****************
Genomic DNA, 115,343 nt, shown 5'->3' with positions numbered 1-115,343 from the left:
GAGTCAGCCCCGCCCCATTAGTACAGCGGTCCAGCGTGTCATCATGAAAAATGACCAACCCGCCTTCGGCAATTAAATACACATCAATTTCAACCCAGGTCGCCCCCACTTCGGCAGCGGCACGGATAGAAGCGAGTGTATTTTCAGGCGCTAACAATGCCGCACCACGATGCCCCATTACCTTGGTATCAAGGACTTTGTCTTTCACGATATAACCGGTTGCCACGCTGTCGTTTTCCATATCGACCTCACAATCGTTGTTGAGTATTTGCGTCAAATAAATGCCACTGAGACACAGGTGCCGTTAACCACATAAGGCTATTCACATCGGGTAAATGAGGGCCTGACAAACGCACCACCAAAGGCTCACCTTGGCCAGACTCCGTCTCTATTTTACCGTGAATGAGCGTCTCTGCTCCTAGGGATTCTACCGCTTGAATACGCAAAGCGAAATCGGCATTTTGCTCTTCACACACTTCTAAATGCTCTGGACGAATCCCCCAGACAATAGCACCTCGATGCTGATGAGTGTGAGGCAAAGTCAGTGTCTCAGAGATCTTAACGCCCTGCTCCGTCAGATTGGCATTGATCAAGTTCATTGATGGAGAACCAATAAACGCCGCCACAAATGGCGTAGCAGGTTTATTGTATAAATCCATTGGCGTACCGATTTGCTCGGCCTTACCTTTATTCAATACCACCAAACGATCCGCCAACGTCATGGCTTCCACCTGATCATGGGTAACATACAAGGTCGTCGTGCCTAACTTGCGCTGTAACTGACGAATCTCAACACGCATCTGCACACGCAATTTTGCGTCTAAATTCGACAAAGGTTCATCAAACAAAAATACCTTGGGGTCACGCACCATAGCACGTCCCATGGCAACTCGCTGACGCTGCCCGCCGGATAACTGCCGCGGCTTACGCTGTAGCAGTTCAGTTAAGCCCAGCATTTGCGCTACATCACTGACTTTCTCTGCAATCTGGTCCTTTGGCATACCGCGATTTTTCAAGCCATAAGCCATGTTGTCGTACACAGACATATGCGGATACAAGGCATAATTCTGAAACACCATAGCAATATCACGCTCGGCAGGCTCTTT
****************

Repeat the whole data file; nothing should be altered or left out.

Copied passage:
Genomic DNA, 115,343 nt, shown 5'->3' with positions numbered 1-115,343 from the left:
GAGTCAGCCCCGCCCCATTAGTACAGCGGTCCAGCGTGTCATCATGAAAAATGACCAACCCGCCTTCGGCAATTAAATACACATCAATTTCAACCCAGGTCGCCCCCACTTCGGCAGCGGCACGGATAGAAGCGAGTGTATTTTCAGGCGCTAACAATGCCGCACCACGATGCCCCATTACCTTGGTATCAAGGACTTTGTCTTTCACGATATAACCGGTTGCCACGCTGTCGTTTTCCATATCGACCTCACAATCGTTGTTGAGTATTTGCGTCAAATAAATGCCACTGAGACACAGGTGCCGTTAACCACATAAGGCTATTCACATCGGGTAAATGAGGGCCTGACAAACGCACCACCAAAGGCTCACCTTGGCCAGACTCCGTCTCTATTTTACCGTGAATGAGCGTCTCTGCTCCTAGGGATTCTACCGCTTGAATACGCAAAGCGAAATCGGCATTTTGCTCTTCACACACTTCTAAATGCTCTGGACGAATCCCCCAGACAATAGCACCTCGATGCTGATGAGTGTGAGGCAAAGTCAGTGTCTCAGAGATCTTAACGCCCTGCTCCGTCAGATTGGCATTGATCAAGTTCATTGATGGAGAACCAATAAACGCCGCCACAAATGGCGTAGCAGGTTTATTGTATAAATCCATTGGCGTACCGATTTGCTCGGCCTTACCTTTATTCAATACCACCAAACGATCCGCCAACGTCATGGCTTCCACCTGATCATGGGTAACATACAAGGTCGTCGTGCCTAACTTGCGCTGTAACTGACGAATCTCAACACGCATCTGCACACGCAATTTTGCGTCTAAATTCGACAAAGGTTCATCAAACAAAAATACCTTGGGGTCACGCACCATAGCACGTCCCATGGCAACTCGCTGACGCTGCCCGCCGGATAACTGCCGCGGCTTACGCTGTAGCAGTTCAGTTAAGCCCAGCATTTGCGCTACATCACTGACTTTCTCTGCAATCTGGTCCTTTGGCATACCGCGATTTTTCAAGCCATAAGCCATGTTGTCGTACACAGACATATGCGGATACAAGGCATAATTCTGAAACACCATAGCAATATCACGCTCGGCAGGCTCTTT